Entrepreneurship: keep in consideration all the entrepreneurial characteristics. The CBT ventures is, like any other business, has to be economically viable, with proper accountability, a management system, appropriate decision making processes, networking and so on.
It is important to add that from a visitor’s perspective, CBT can be linked to the new (post-modernist) tourist types which are characterised by such features which discerning tourists look for like ‘authenticity’, exoticism, and wishing to learn and educate themselves about the places they visit (Mtapuri, Giampiccoli & Jugmohan 2015, Dolezal, 2011: 131, and Fiorello & Bo, 2012). Importantly, CBT is not necessarily small scale and its development to a larger scale has been observed (see Saayman & Giampiccoli 2016). Within this context, this article intends to propose a new rating classification system to influence and infuse into the whole tourism sector CBT principles. This spread will go beyond tourism to society as a whole thus:
“while CBT concepts and practices should strongly and unconditionally continue to prioritise and be specifically related to (and holistically benefit) disadvantaged communities’ members within a redistributive and social justice framework at global and local level, it should also spin off to all tourism sectors. As such, CBT should work to localise the ownership and control of the tourism sector as a whole. While CBT must be much more proportionally directed to offer a strong and decisive advantage to disadvantaged communities’ members (vis-à-vis more powerful/wealthy groups of society) and must strongly and holistically decrease the inequality gap between various groups of society at various geographical levels, it should influence and circumscribe the whole tourism sector (and society) to enhance the local control of, and local benefit from, tourism” (Saayman & Giampiccoli 2016: 166, emphasis in original).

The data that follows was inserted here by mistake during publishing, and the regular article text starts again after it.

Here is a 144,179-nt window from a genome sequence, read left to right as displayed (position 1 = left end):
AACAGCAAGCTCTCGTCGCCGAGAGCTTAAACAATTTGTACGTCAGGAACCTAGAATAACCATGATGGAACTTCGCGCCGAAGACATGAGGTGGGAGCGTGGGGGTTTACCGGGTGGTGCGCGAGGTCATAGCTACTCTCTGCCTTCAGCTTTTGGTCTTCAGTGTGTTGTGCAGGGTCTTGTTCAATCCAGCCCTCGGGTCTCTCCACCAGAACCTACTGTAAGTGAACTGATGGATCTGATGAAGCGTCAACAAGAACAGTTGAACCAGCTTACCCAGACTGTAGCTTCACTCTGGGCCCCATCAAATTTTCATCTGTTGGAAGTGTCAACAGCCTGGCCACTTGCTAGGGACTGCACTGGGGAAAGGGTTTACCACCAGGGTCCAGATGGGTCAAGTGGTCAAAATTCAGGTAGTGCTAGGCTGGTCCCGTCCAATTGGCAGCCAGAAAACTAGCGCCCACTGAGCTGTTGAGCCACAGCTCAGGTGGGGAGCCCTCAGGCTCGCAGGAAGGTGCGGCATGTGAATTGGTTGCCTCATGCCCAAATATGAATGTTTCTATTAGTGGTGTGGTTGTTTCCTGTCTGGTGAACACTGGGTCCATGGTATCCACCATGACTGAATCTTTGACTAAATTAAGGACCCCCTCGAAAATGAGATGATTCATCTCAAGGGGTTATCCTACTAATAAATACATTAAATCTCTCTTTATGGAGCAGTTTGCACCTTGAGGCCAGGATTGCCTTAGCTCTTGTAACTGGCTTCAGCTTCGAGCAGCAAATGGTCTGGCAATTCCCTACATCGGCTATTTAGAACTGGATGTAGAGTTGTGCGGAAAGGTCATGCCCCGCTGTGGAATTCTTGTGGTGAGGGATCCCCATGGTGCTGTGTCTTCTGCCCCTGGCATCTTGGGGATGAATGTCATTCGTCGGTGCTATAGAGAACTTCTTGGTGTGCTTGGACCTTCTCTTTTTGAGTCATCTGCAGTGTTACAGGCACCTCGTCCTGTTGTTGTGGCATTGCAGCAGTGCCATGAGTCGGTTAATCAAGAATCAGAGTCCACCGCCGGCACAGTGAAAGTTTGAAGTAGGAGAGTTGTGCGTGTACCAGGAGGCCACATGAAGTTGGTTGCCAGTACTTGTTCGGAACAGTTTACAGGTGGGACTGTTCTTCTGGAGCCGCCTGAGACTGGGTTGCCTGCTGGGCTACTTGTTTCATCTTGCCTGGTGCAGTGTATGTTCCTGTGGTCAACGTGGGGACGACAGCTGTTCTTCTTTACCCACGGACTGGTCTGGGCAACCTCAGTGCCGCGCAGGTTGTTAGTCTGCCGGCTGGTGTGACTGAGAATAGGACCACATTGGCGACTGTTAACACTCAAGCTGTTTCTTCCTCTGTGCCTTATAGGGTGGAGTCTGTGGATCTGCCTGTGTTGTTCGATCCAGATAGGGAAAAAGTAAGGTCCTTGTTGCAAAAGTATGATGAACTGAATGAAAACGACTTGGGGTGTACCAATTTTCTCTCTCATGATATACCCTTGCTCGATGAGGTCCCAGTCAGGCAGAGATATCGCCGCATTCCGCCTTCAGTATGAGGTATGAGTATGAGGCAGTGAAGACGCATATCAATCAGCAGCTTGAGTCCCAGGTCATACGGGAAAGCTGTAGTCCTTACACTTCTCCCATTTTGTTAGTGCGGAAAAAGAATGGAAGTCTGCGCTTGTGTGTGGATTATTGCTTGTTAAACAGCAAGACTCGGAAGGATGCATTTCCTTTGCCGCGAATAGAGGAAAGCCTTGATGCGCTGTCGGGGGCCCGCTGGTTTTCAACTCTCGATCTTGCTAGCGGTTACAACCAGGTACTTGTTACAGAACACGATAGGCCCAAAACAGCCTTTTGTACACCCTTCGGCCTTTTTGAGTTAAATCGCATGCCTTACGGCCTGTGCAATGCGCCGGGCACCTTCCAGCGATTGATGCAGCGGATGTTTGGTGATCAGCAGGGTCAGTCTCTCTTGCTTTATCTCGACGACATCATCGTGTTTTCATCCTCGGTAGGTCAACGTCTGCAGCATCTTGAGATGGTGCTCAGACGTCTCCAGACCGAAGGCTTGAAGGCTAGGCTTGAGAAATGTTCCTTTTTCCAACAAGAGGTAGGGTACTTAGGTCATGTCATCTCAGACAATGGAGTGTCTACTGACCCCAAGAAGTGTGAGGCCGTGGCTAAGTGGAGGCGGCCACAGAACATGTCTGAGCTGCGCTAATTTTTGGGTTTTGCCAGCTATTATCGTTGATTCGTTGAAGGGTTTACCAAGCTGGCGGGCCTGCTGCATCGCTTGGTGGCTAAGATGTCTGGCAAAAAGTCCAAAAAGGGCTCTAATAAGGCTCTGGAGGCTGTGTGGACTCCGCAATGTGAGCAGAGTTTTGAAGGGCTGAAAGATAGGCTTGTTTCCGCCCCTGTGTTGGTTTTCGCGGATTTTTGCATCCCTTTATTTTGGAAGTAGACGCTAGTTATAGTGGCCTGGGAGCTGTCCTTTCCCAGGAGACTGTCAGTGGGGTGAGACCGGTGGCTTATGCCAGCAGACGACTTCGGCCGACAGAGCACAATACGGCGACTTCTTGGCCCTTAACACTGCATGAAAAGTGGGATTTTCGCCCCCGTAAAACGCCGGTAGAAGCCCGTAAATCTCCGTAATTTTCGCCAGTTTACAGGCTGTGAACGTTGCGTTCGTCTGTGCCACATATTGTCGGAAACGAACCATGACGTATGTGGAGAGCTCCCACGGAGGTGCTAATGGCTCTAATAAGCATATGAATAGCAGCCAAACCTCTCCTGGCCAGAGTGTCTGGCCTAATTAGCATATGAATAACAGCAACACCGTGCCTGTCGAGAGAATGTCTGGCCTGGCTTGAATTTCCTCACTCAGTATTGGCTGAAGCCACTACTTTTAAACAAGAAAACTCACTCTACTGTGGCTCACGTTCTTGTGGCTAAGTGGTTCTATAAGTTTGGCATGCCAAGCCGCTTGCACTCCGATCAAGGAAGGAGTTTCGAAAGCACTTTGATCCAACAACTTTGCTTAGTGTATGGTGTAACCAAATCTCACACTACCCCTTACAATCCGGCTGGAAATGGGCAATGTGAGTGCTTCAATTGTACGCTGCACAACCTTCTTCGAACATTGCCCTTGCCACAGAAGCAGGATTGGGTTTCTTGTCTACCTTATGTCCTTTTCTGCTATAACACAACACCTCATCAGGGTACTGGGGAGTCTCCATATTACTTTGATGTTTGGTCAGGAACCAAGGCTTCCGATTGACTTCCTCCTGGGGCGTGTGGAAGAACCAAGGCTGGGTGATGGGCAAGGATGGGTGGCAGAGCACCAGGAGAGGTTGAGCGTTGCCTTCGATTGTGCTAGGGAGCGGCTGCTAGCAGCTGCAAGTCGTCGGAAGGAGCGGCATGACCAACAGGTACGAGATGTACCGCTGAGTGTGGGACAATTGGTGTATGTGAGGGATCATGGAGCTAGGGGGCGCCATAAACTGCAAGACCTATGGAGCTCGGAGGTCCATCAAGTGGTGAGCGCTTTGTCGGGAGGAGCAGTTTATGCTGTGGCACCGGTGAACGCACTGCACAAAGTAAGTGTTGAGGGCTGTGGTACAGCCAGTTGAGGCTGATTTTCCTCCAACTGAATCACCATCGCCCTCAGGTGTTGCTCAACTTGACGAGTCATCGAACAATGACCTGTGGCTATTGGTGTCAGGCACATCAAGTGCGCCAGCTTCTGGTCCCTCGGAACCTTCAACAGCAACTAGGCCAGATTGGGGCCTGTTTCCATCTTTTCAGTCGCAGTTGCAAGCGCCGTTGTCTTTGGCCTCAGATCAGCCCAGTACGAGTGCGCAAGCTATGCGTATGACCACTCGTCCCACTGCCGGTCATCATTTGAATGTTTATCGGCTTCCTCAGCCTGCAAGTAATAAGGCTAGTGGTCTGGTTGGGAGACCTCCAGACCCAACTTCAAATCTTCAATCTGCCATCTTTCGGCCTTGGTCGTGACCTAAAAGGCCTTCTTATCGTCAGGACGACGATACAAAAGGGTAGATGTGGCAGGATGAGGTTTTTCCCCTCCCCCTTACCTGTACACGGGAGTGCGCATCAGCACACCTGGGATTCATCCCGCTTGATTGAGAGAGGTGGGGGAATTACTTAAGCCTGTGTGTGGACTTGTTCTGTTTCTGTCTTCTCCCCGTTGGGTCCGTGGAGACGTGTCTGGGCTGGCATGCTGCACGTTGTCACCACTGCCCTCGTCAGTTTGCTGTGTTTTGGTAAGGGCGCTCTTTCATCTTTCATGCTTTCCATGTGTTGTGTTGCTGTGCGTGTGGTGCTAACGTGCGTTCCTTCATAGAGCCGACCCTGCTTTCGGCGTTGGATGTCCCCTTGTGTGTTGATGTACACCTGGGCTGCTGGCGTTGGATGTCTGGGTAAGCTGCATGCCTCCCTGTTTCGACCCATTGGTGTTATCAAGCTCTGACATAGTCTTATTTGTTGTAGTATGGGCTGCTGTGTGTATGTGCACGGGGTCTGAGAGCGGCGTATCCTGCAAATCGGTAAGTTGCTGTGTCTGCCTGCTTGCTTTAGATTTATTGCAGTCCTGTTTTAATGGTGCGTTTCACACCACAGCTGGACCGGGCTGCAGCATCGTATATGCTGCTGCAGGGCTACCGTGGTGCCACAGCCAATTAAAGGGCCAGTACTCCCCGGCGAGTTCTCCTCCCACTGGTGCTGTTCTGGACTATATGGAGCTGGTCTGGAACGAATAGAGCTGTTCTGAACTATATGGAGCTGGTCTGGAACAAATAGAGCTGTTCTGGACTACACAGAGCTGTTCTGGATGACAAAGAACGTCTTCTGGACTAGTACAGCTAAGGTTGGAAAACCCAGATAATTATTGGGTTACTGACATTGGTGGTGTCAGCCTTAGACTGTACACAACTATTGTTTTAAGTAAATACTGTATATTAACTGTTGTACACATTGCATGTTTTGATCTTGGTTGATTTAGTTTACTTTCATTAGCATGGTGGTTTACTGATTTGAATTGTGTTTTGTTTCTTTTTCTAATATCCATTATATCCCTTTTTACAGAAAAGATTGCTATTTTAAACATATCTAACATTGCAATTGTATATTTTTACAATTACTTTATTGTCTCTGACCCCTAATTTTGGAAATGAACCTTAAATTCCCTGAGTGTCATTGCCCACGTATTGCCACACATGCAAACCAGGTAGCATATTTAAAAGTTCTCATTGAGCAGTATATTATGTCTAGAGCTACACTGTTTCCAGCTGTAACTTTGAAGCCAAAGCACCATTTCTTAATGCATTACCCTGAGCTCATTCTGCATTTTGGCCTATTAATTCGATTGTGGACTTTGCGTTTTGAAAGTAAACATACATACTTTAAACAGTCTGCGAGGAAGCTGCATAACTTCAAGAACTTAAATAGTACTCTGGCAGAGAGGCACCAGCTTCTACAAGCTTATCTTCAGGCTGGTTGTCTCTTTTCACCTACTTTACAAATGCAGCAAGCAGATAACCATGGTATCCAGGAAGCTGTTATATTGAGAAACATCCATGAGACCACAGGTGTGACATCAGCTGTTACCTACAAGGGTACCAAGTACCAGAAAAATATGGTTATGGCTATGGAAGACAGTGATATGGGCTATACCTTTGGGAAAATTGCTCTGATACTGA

The new rating classification system which is presented below can be considered as one possible option (in as much as other options could also emerge) which could work towards the expansion of CBT principles in the whole tourism sector.
2.2. Rating classification systems